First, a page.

The famed economic historian Harold Innis warned of all this almost a century ago. Canada’s extreme dependence on exporting raw natural resources, he argued, stunted Canada’s development at “the staples phase.” This reliance on raw resources made the country intensely vulnerable to monopolies, foreign interference, as well as outside economic shocks. It’s why “banana republic” is not considered a compliment.

    [End of excerpt]

  2. Jaan Pill
    Jaan Pill says:

    Offshoring (2014)

    A 2014 study entitled Offshoring by John Urry comes to mind as well.

    A blurb for the later book reads:

    The concealment of income, wealth and profits in tax havens has brought the topic of offshoring into public debate, but as John Urry shows in this important new book offshoring is a much more pervasive feature of contemporary societies. These often secretive activities offshore also involve relations of work, finance, pleasure, waste, energy and security. Powerful and pervasive offshore worlds have been generated, posing huge challenges both for governments and for citizens.

    This book documents the various patterns of offshoring – of the economy, sociability, politics and the environment. In each case, offshoring generates new patterns of power, reduces the responsibilities of the powerful ‘offshore class’, and limits the conditions for democratic governance. Offshore, out of sight, over the horizon are some of the troubling processes and metaphors by which much life has been rendered opaque and dependent upon secrets and lies. By analysing these patterns and processes, Urry sheds fresh light on the hidden worlds of offshoring and exposes the dark side of globalization.

    The book concludes by considering whether offshoring can be reversed – whether it is possible to bring about the systematic ‘reshoring’ of relations that would be good for democracy and for developing low-carbon futures. Urry portrays the coming century as being poised between even more extreme offshoring and various endeavours to bring back ‘home’ that which has currently escaped ‘over the horizon’.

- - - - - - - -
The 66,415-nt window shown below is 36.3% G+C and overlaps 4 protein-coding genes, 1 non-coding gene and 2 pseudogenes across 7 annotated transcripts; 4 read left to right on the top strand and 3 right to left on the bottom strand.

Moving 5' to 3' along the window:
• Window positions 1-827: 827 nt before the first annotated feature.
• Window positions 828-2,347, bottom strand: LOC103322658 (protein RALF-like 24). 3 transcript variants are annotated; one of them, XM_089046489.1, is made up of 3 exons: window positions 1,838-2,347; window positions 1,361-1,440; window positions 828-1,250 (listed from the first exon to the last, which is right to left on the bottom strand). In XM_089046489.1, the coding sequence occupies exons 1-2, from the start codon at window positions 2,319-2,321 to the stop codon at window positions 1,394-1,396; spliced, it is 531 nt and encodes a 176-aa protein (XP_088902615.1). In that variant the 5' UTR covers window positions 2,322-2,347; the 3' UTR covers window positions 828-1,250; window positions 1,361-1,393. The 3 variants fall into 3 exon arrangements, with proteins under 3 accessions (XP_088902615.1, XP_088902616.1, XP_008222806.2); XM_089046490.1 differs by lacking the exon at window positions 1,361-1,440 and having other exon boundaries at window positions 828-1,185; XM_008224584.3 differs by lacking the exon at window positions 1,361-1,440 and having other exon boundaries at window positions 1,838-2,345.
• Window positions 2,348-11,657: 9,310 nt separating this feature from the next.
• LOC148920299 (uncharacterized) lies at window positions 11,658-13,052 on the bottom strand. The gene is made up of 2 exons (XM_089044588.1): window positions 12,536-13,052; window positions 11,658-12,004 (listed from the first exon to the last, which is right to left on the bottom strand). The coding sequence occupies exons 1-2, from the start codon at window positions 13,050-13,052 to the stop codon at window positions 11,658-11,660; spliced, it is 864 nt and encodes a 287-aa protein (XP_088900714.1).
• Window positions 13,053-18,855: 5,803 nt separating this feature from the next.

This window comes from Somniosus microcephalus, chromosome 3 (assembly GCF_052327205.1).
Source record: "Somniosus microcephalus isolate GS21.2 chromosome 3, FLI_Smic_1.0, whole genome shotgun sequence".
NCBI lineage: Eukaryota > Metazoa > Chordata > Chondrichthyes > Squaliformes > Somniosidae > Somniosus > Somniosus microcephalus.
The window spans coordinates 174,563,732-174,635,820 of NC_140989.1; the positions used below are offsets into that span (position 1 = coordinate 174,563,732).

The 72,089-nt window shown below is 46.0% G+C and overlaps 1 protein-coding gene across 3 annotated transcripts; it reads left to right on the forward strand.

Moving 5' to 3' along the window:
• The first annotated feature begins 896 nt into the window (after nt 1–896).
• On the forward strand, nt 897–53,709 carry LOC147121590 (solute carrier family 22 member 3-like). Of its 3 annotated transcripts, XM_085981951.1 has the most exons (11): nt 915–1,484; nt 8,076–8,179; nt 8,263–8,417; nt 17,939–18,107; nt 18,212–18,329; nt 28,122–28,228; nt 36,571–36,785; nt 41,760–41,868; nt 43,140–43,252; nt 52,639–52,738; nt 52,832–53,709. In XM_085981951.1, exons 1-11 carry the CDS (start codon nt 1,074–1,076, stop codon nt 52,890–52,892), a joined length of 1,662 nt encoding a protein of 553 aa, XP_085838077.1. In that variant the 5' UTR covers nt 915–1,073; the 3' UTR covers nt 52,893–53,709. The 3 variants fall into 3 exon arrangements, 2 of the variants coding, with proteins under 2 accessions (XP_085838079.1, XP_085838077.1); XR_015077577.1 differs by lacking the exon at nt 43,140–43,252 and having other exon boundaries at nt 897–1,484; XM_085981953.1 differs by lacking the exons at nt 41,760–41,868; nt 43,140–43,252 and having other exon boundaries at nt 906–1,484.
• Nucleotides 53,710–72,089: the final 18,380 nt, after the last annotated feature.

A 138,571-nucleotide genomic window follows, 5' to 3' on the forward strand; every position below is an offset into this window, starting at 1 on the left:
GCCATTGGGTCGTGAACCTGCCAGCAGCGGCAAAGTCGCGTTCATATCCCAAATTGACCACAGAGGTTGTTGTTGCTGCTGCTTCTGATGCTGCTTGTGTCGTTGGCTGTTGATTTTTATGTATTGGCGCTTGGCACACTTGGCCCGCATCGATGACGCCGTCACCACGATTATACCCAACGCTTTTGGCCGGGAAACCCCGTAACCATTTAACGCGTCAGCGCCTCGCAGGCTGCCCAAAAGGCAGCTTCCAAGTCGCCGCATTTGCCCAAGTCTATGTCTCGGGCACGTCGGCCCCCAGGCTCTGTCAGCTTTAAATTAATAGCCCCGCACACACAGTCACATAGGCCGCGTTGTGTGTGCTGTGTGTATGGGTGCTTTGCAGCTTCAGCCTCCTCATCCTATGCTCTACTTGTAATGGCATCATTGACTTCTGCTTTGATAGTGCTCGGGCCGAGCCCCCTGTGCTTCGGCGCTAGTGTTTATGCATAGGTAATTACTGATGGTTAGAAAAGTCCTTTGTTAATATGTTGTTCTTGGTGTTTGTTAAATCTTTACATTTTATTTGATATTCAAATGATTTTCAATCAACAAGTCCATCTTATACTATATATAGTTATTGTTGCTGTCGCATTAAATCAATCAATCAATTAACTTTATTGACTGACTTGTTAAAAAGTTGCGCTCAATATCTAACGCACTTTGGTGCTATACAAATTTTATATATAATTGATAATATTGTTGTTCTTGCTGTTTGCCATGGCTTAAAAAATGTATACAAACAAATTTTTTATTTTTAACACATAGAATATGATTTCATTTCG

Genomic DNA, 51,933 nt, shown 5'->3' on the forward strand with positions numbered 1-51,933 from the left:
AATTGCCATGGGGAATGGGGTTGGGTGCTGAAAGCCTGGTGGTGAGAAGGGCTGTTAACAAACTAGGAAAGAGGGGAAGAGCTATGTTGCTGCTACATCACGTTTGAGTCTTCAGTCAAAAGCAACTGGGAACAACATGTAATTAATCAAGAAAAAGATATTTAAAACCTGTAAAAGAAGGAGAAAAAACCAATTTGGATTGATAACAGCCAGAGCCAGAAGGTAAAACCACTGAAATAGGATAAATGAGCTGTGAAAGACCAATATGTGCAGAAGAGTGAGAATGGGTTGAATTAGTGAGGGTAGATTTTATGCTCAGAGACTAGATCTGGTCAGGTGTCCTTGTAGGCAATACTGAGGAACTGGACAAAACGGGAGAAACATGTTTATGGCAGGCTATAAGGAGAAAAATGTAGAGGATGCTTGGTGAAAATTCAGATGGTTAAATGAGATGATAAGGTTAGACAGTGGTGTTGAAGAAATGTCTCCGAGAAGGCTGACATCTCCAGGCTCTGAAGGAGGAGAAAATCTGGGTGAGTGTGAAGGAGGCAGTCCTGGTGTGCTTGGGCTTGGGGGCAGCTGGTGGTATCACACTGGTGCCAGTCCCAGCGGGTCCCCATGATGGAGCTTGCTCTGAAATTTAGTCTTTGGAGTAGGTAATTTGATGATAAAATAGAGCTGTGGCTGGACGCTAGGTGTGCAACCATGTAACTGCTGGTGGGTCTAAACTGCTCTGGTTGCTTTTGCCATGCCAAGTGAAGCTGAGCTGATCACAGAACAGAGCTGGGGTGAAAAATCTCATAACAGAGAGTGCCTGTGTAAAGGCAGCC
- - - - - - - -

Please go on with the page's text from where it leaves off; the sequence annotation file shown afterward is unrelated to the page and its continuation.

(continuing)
[End of text]

    Alberta tar-sands extraction

    The study notes (p. 109) that “The natural gas now used in Alberta tar-sands extraction would heat half the homes in Canada.”

    Offshoring of leisure

    Chapter 5 is entitled “Leisure Offshored.” The chapter notes (p. 81) that many offshored leisure sites feature “simulated environments more ‘real’ than the original from which they are copied.” The discussion brings to mind a previous posts regarding reality tourism and theme-park experiences:

    Displacing Desire (2006) and The Ethics of Sightseeing (2011)

    Cloverdale Mall and Sherway Gardens as theme park experiences: MCHS 2015 places to visit (Part 2)

    Chapter 5 opens with a historical overview of previous times when leisure activities were restricted largely to “inside the neighbourhood” settings. I’m aware of such a stage, dating until roughly the 1950s, in the community of Long Branch (Toronto) where I live. My interviews in recent years with old-time residents have often highlighted the forms of leisure that used to be based predominantly within the confines of a given neighbourhood, in the 1930s and ’40s.

    Starting in the 1960s, however, as John Urry notes with regard to Britain, leisure activities in Long Branch and elsewhere in Toronto especially among young people turned increasingly to an “outside the neighbourhood” focus centred on mass, popular culture, music, and entertainment. The arrival of television in the 1950s had a particular impact in this context. People began to spend less time catching up on local news by talking with each other outside their homes. They began spending more time indoors, watching the same television programs that many of their neighbours up and down the street were watching.

    Academic writing outsourced as journalism

    Having read more of Offshoring (2014), I have concluded that the study by John Urry has many of the characteristics of journalism. The study itself qualifies as a form of outsourcing – in this case academic work outsourced as a form of journalism. As journalism, the book would benefit, in at least one case, with a little fact checking. There have been quite a few news reports in recent years about the fact that military drone operators, who engage in remote control assassinations in other countries, do indeed at times experience PTSD symptoms associated with their line of work. Urry’s chapter on the outsourcing of war, however, claims that such drone operators have no psychological qualms about their daily work.